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Why Did Stalin Rather Then Trotsky Emerge as Leader of the USSR

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    Why did Stalin, rather than Trotsky emerge as the leader of the USSR? (12 marks) A power struggle for control of the Bolsheviks party began after Lenin’s death in 1924. Among the several contenders, the two main rivals to take his place as leader were Stalin and Trotsky. Trotsky was Lenin’s right hand man in the October Rebellion and it seemed that Trotsky was the natural replacement; however it was Stalin who ultimately was able to secure power. There were many reasons why Stalin rather than Trotsky emerged as the leader of the USSR in 1929.

    First of all, Stalin’s personal characteristics and qualities helped him become the leader of the USSR. Stalin was a very loyal Bolshevik party member who was one of the few leaders with proletarian roots. It seemed he would not cause splits in the party as his ideas were not too extreme. Stalin also made full use of Lenin’s funeral to advance his position. It was an advantaged to Stalin that Trotsky was not present at the funeral, although some have said that he managed to trick Trotsky into not turning up, this seriously damaged Trotsky political prestige as people thought he was not respecting Lenin.

    Stalin gave the speech at Lenin’s funeral and promised to carry on the mantle of Leninism to transfer Lenin’s prestige to himself. Stalin was less-high minded, more down to earth and practical then the other leading Bolsheviks. Stalin was ideally suited to managing the bureaucratic and centralised party that had developed. Stalin was perceived as dull and mediocre- the ‘grey blur’. He was tough and ruthless and determined to protect his power base and make sure that he was not ousted, however no one saw him as a threat until it was too late.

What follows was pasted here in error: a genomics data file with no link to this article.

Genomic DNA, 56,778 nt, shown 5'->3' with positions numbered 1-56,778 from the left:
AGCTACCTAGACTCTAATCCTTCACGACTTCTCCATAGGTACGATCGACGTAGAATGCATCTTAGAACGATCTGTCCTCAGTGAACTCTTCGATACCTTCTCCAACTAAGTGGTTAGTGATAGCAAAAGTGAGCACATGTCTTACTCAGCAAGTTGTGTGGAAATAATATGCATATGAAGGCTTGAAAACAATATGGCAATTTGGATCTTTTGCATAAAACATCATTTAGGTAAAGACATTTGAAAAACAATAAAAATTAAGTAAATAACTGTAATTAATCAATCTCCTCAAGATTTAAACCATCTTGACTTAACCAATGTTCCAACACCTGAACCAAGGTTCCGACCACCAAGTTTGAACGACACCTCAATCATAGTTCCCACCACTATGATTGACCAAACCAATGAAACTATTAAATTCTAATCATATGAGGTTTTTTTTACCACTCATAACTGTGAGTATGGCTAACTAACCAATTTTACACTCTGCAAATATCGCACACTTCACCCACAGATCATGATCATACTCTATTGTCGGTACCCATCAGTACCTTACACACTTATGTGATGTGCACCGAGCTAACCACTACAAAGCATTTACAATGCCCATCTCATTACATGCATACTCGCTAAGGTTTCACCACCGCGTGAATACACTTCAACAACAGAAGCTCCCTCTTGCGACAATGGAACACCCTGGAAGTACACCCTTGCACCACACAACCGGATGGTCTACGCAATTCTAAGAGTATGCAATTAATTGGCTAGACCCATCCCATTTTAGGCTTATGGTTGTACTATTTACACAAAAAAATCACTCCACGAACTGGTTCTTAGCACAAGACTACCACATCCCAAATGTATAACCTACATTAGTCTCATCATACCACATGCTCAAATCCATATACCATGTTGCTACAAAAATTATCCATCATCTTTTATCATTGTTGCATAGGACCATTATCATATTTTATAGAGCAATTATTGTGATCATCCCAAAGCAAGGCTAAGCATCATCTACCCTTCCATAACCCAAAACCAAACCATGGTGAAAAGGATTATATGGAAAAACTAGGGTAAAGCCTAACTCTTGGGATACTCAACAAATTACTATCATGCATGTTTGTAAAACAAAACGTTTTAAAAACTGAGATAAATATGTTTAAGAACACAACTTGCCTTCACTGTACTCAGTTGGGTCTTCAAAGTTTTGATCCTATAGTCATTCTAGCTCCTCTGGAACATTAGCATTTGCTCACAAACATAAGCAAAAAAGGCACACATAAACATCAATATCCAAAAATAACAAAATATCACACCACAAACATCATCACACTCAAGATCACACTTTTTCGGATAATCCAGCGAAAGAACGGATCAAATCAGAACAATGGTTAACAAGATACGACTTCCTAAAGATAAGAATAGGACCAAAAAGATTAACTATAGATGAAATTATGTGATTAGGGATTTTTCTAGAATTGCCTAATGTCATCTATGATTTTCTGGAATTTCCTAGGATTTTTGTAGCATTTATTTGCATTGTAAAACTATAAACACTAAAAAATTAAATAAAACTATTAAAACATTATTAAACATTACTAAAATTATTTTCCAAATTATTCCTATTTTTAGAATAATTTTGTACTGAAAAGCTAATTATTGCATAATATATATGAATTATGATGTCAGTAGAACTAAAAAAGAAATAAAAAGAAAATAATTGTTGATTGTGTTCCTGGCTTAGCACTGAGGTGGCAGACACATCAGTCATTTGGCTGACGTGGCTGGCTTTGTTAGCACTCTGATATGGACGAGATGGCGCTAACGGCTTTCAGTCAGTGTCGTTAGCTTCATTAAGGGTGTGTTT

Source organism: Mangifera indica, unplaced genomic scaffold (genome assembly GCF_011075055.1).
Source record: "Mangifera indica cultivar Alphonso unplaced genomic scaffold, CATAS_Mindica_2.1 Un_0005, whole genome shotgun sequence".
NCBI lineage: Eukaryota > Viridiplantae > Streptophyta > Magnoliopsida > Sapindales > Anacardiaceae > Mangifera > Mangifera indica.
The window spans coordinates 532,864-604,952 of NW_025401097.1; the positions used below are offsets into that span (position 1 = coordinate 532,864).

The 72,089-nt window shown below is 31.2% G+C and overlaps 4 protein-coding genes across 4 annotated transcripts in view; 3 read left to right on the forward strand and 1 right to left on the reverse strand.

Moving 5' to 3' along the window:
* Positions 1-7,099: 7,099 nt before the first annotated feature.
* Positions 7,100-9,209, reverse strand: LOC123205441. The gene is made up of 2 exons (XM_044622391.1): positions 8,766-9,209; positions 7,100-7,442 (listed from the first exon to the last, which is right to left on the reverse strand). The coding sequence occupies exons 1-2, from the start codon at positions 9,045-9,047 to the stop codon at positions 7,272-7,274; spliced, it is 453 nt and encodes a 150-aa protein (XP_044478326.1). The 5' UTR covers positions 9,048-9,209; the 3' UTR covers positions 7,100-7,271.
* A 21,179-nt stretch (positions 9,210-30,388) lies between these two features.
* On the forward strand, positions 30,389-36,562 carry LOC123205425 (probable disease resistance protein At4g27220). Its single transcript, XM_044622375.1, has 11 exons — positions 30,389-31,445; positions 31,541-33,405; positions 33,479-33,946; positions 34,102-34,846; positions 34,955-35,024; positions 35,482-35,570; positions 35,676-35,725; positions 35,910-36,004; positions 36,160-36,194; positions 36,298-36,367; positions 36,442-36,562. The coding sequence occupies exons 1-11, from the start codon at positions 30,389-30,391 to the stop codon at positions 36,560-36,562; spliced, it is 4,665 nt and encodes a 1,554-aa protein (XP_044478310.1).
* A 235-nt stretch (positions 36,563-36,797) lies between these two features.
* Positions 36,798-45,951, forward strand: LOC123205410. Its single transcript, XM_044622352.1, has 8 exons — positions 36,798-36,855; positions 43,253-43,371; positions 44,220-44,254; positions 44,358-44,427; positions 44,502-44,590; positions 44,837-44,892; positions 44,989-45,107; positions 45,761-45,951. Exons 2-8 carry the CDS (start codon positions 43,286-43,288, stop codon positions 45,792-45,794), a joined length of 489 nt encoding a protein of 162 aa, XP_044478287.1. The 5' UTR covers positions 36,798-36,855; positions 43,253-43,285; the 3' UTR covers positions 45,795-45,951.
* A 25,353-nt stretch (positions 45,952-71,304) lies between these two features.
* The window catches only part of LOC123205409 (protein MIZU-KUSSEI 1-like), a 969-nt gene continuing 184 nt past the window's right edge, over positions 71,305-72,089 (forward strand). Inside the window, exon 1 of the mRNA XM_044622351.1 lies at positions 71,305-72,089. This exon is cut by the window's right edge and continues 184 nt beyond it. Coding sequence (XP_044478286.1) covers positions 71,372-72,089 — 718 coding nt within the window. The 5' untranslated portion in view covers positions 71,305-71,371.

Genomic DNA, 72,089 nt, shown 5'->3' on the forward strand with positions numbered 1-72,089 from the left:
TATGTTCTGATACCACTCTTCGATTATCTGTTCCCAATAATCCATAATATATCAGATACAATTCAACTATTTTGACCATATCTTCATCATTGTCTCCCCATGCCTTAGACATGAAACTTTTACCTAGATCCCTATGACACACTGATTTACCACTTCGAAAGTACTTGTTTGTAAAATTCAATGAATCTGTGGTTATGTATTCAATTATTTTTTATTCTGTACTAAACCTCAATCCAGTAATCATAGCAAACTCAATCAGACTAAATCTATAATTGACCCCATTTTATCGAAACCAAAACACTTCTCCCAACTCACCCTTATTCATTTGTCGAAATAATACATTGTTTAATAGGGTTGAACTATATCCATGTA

This showed that it was not only Stalin’s characteristic that helped him gain power it was also weaknesses of his opponents especially Trotsky In addition, Trotsky himself was responsible for his own downfall. He had weaknesses that made him unfit for the power struggle. Trotsky was initially attracted to Lenin but in 1903 joined the Mensheviks, and was a late convert to Bolshevism in 1917; this meant there was already a legacy of distrust towards Trotsky because of his Menshevik past as other party member were not convinced of his loyalty to the party.

    This meant he struggled to get enough support in the party in order to lead as they thought he might try to become a dictator. Trotsky also had extreme arrogance, he was dismissive of other leading Bolsheviks such as Stalin and refused to accept them as equals and he made crucial errors of judgements. His mistakes included agreeing not to publish Lenin’s Testament, missing Lenin’s funeral, and dismissing Stalin as a mediocrity. He also attacked the party bureaucracy in 1924 when he needed its support.